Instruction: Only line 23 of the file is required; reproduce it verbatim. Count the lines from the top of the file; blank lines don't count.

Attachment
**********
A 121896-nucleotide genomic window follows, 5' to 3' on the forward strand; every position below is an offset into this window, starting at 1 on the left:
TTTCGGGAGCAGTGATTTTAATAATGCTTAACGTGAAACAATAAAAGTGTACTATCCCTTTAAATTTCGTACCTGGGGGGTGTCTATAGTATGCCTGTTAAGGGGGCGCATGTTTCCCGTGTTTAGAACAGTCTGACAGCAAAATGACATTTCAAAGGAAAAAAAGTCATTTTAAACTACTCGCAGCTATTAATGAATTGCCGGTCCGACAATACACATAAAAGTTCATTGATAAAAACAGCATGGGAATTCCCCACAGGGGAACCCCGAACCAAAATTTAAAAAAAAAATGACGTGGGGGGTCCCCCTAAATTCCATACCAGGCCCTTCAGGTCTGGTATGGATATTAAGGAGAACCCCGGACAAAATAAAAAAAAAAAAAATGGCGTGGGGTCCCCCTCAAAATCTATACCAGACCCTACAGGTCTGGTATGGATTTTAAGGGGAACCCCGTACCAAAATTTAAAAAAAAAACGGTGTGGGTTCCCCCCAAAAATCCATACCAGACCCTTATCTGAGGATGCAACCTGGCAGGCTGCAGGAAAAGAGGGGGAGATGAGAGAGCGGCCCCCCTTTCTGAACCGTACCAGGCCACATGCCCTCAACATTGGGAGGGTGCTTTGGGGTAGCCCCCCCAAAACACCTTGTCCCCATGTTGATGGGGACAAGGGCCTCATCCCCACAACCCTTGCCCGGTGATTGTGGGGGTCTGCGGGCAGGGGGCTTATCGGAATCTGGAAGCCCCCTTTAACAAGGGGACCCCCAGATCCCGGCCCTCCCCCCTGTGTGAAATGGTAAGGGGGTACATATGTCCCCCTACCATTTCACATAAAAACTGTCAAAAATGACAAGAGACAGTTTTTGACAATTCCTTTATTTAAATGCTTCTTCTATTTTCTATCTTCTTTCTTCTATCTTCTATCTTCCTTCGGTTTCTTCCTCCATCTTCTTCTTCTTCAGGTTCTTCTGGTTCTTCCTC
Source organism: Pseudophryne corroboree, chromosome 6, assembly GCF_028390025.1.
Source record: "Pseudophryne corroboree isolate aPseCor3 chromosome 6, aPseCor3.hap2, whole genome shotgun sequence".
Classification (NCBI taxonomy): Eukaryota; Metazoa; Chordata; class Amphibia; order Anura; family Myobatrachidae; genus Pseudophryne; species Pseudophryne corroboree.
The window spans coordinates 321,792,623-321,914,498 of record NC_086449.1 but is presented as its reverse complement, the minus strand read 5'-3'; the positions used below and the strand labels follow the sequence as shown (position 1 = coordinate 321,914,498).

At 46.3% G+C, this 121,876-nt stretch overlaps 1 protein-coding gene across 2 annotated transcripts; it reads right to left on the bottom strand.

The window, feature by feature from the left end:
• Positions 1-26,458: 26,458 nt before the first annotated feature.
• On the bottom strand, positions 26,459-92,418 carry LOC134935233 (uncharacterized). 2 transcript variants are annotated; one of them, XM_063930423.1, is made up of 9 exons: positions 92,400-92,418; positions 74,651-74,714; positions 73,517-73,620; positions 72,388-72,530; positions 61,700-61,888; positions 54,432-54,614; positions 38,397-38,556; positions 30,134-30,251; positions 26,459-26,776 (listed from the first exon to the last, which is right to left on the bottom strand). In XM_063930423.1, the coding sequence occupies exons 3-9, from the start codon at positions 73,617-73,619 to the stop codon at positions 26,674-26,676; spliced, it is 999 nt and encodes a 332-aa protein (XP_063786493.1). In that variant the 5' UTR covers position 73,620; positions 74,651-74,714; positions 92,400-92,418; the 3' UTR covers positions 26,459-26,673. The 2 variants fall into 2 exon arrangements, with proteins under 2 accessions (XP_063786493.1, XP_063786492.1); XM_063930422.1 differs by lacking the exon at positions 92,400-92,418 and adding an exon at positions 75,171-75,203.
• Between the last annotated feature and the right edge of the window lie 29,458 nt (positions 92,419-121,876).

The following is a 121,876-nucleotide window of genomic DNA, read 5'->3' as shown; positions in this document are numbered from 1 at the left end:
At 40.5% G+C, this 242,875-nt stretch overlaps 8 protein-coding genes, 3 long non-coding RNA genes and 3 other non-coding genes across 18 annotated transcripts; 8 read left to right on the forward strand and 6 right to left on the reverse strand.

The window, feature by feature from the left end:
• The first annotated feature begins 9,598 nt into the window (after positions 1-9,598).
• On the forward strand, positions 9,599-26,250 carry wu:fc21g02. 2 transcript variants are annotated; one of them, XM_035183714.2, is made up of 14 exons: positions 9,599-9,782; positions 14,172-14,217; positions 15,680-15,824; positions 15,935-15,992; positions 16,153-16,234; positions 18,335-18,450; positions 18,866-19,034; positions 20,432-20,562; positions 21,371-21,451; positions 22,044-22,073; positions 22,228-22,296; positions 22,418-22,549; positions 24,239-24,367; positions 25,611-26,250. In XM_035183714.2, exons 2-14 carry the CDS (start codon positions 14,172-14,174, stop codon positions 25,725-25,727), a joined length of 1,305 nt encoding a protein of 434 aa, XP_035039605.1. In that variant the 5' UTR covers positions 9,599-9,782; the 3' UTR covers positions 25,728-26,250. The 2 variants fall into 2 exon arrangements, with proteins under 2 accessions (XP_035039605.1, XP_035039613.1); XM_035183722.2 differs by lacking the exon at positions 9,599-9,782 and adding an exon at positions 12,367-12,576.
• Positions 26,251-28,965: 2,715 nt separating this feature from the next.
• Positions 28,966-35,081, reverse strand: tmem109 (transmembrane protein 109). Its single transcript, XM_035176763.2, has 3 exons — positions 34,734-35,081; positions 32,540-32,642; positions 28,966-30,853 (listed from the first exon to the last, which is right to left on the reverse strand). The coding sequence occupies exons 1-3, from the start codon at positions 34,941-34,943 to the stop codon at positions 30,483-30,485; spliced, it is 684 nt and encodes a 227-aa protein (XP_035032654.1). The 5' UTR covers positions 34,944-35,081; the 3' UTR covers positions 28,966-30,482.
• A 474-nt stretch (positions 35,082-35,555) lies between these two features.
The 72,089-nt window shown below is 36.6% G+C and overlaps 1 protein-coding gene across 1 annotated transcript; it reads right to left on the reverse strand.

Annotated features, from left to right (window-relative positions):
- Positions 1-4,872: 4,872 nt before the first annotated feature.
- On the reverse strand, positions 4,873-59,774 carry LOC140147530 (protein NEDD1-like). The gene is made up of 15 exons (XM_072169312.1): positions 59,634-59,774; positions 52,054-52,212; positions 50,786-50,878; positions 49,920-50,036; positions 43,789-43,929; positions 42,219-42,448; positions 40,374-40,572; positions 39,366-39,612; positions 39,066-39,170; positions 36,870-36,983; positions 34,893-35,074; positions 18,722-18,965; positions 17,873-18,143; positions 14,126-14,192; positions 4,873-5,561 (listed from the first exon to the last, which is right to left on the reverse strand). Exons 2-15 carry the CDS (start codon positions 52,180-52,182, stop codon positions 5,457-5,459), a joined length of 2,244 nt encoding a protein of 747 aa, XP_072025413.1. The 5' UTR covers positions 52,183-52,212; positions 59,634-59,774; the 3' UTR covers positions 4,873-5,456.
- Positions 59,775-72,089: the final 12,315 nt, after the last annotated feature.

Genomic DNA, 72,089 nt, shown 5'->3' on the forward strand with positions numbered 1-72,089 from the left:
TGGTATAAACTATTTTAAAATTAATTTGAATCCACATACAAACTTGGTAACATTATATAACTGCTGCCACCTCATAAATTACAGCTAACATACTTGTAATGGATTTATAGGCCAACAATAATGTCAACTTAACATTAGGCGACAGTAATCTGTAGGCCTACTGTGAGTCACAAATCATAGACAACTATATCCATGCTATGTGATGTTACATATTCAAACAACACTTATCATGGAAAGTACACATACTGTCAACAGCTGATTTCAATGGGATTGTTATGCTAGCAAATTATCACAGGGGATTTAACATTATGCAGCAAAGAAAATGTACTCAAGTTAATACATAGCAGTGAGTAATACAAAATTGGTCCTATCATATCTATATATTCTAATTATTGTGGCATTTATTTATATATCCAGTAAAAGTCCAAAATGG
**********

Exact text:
- On the reverse strand, positions 4,873-59,774 carry LOC140147530 (protein NEDD1-like). The gene is made up of 15 exons (XM_072169312.1): positions 59,634-59,774; positions 52,054-52,212; positions 50,786-50,878; positions 49,920-50,036; positions 43,789-43,929; positions 42,219-42,448; positions 40,374-40,572; positions 39,366-39,612; positions 39,066-39,170; positions 36,870-36,983; positions 34,893-35,074; positions 18,722-18,965; positions 17,873-18,143; positions 14,126-14,192; positions 4,873-5,561 (listed from the first exon to the last, which is right to left on the reverse strand). Exons 2-15 carry the CDS (start codon positions 52,180-52,182, stop codon positions 5,457-5,459), a joined length of 2,244 nt encoding a protein of 747 aa, XP_072025413.1. The 5' UTR covers positions 52,183-52,212; positions 59,634-59,774; the 3' UTR covers positions 4,873-5,456.